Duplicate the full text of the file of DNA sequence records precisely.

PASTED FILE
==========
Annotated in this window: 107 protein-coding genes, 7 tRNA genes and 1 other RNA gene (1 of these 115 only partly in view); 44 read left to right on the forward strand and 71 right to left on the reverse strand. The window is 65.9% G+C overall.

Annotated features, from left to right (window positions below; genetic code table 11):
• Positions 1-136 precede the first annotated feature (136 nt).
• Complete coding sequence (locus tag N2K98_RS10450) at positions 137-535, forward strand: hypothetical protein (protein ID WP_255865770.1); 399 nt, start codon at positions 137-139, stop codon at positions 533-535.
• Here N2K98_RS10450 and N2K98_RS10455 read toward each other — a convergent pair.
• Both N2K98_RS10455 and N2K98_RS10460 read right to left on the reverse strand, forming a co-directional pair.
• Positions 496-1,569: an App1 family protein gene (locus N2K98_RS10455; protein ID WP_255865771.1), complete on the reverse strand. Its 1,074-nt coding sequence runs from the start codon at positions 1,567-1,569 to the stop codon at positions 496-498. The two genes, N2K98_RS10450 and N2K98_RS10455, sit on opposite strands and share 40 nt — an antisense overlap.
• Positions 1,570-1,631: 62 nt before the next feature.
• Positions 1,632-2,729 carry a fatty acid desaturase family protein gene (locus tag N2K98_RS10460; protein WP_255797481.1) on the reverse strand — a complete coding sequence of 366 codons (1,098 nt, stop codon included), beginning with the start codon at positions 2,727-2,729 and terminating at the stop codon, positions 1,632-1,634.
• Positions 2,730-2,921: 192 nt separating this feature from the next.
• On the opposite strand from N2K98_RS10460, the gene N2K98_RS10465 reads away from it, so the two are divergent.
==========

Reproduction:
Annotated in this window: 107 protein-coding genes, 7 tRNA genes and 1 other RNA gene (1 of these 115 only partly in view); 44 read left to right on the forward strand and 71 right to left on the reverse strand. The window is 65.9% G+C overall.

Annotated features, from left to right (window positions below; genetic code table 11):
• Positions 1-136 precede the first annotated feature (136 nt).
• Complete coding sequence (locus tag N2K98_RS10450) at positions 137-535, forward strand: hypothetical protein (protein ID WP_255865770.1); 399 nt, start codon at positions 137-139, stop codon at positions 533-535.
• Here N2K98_RS10450 and N2K98_RS10455 read toward each other — a convergent pair.
• Both N2K98_RS10455 and N2K98_RS10460 read right to left on the reverse strand, forming a co-directional pair.
• Positions 496-1,569: an App1 family protein gene (locus N2K98_RS10455; protein ID WP_255865771.1), complete on the reverse strand. Its 1,074-nt coding sequence runs from the start codon at positions 1,567-1,569 to the stop codon at positions 496-498. The two genes, N2K98_RS10450 and N2K98_RS10455, sit on opposite strands and share 40 nt — an antisense overlap.
• Positions 1,570-1,631: 62 nt before the next feature.
• Positions 1,632-2,729 carry a fatty acid desaturase family protein gene (locus tag N2K98_RS10460; protein WP_255797481.1) on the reverse strand — a complete coding sequence of 366 codons (1,098 nt, stop codon included), beginning with the start codon at positions 2,727-2,729 and terminating at the stop codon, positions 1,632-1,634.
• Positions 2,730-2,921: 192 nt separating this feature from the next.
• On the opposite strand from N2K98_RS10460, the gene N2K98_RS10465 reads away from it, so the two are divergent.